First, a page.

Understanding Tuscan Wines
If you are planning a trip to Tuscany than you must make room for a day to explore its rich wine country. This article will help give you a brief description of the different wines you can find throughout the region. If you want to start planning your wine tasting adventure, please read my post: Guide to Wine Tasting in Tuscany.
Italy in general and Tuscany in particular are known for their red wines. While northern Italy is associated with plentiful white wines, Tuscany’s most recognized white is from the Vernaccia grape grown near San Gimignano. The red wine grape most identified in the region is Sangiovese. However, other red wine grapes are widely grown and utilized including Cabernet Savignon, Merlot, and Canaiolo. Tuscany’s most identified red wine is Chianti, which is primarily made from Sangiovese.
The Chianti wine region is spread across a wide area from Pisa to east of Florence to south of Siena with overlapping DOC and DOCG regions, and wines made from Sangiovese grapes within this region can be called Chianti (minimum 80% Sangiovese). This dispersed area is categorized into 7 sub-areas: Chianti Classico, Colli Arentini, Colli Fiorentini, Colline Pisane, Colli Senesi, Chianti Montalbano, and Chianti Rufina. Chianti Classico is the largest, most well known and is the area most people generally consider when Chianti is mentioned. Chianti wines from Chianti Classico are specifically identified with the Gallo Nero (“Black Rooster”) label. Though some have come to believe the Black Rooster is indicative of higher quality, it is only a label indicating the wine is from the region. While the winemakers within this region have all worked to improve the standards, the quality, price, and likeability will vary considerably. You should note that a bottle of wine simply labeled Chianti is likely to be from grapes grown from a combination of the Chianti regions.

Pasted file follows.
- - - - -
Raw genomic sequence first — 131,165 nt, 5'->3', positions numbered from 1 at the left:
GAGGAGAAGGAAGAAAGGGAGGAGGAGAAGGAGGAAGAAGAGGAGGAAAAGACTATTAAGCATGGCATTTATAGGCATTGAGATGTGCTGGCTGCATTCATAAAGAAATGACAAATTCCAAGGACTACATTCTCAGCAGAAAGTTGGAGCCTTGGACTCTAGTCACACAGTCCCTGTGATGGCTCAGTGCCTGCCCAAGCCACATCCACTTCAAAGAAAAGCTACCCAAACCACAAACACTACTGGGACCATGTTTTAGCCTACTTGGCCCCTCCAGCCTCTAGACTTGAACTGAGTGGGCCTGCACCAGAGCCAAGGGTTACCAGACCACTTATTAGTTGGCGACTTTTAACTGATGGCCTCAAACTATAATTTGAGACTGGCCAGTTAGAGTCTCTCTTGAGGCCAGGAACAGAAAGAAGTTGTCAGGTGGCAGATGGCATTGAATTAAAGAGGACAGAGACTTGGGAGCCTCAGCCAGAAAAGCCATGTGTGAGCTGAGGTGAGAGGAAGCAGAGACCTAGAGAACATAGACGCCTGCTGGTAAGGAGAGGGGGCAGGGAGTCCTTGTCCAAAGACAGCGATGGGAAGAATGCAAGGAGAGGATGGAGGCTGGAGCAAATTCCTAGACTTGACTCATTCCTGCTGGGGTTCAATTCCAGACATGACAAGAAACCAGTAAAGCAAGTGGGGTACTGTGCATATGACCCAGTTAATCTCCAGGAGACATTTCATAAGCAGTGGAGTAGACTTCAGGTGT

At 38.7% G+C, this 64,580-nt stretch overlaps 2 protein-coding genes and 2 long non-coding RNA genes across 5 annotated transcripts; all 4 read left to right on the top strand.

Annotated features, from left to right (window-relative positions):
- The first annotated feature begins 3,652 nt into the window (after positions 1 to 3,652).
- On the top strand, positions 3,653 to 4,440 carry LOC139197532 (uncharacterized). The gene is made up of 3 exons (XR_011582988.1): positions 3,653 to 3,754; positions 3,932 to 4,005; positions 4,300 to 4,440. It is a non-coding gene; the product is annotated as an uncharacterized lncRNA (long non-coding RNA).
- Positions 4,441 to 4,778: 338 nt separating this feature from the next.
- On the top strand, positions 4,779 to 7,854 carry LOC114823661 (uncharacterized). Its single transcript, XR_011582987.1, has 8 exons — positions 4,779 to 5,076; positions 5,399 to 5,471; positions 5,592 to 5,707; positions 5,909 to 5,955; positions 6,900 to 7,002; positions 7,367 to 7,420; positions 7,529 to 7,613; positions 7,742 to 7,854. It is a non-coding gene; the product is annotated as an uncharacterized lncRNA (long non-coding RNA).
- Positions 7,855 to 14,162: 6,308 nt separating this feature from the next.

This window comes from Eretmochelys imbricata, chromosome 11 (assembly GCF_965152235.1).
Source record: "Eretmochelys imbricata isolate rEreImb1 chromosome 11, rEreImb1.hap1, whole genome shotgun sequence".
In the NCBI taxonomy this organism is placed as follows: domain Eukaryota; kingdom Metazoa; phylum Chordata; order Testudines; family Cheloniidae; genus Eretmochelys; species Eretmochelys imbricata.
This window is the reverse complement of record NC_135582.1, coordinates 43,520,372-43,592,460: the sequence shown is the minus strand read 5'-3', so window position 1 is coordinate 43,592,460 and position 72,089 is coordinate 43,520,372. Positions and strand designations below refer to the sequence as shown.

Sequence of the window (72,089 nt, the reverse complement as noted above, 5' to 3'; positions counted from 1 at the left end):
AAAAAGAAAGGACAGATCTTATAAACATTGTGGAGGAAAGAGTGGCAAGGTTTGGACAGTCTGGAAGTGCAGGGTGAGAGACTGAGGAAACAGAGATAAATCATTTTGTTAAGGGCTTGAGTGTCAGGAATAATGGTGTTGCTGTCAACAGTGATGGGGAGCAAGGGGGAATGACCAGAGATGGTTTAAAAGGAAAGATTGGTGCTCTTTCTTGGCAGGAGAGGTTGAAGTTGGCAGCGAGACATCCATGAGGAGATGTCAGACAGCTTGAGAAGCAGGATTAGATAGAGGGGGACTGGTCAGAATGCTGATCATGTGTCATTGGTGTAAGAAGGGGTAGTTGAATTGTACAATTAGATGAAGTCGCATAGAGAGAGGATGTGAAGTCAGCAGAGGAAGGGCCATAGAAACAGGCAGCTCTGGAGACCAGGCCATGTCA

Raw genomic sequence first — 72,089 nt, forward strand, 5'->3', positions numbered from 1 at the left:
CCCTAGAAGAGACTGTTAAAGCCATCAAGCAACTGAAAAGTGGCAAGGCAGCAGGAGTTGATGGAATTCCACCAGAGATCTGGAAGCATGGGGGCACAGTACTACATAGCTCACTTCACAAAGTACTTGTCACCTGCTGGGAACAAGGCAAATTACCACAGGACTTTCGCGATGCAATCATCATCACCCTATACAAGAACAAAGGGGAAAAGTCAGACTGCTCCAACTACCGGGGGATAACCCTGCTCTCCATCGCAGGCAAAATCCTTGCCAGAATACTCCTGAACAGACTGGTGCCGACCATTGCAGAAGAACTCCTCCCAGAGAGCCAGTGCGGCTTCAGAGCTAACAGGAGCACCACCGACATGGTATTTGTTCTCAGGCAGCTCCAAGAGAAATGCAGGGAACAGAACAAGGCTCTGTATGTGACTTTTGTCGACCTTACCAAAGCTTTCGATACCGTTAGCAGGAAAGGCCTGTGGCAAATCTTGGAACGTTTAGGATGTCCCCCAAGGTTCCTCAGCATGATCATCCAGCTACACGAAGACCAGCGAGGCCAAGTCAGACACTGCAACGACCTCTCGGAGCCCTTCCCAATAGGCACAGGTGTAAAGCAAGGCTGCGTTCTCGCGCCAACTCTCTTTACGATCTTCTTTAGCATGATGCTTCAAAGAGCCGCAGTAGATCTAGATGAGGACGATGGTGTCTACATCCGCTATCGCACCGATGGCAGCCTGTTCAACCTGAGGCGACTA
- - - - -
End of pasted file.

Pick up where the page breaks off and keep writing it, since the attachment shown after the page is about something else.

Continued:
Gallo Nero (Black Rooster) on a Chianti Classico Bottle
The most prestigious Tuscan wine is Brunello di Montalcino, produced only from Sangiovese grapes, which are grown around the medieval town of Montalcino located some 40 km SSW of Siena. This area is somewhat warmer and slightly drier than the Chianti Classico region, and thus the wines tend to be bolder than their Sangiovese counterparts. Brunello is required to be aged 4 years, with at least two years in oak, and the reserves require 5 years aging with two and a half years in oak. Brunello thus tends to be more expensive than other Sangiovese wines and will not disappoint the palate.
Vino Nobile di Montepulciano is a DOCG wine in the Montepulciano area about 25 km east of Montalcino. This wine must be at least 80% Sangiovese.
In more recent years, winemakers have extended the boundaries of traditions and have started developing wines known as Super Tuscans. These typically are blends of a variety of red wine grapes and the makers have chosen not to adhere to the strict labeling requirements identified above. Perhaps the most well known are Tignanello, which is from Sangiovese grapes grown in the Chianti Classico region, and Sassicaia, a cabernet sauvignon wine made in the Bolgheri region near the Tuscan coast.
In my opinion, the Maremma area, (an area containing Bolgheri) which is along the coast southwest of Florence, offers some exciting wines that are not as well known as their Tuscan relatives identified earlier, but certainly produces some complex and well structured wines: Bianco di Pitigliano and Morellino di Scansano are the two most famous.
Vin Santo served with Cantuccini
Finally, a discussion of Tuscan wines wouldn’t be complete without mentioning its famous dessert wine, Vin Santo. Made primarily from the Trebbiano and Malvasia grapes, it tends to be expensive due to the 4 year plus process to make true Vin Santo. Vin Santo is often served with Cantuccini, or biscotti as they are called in North America.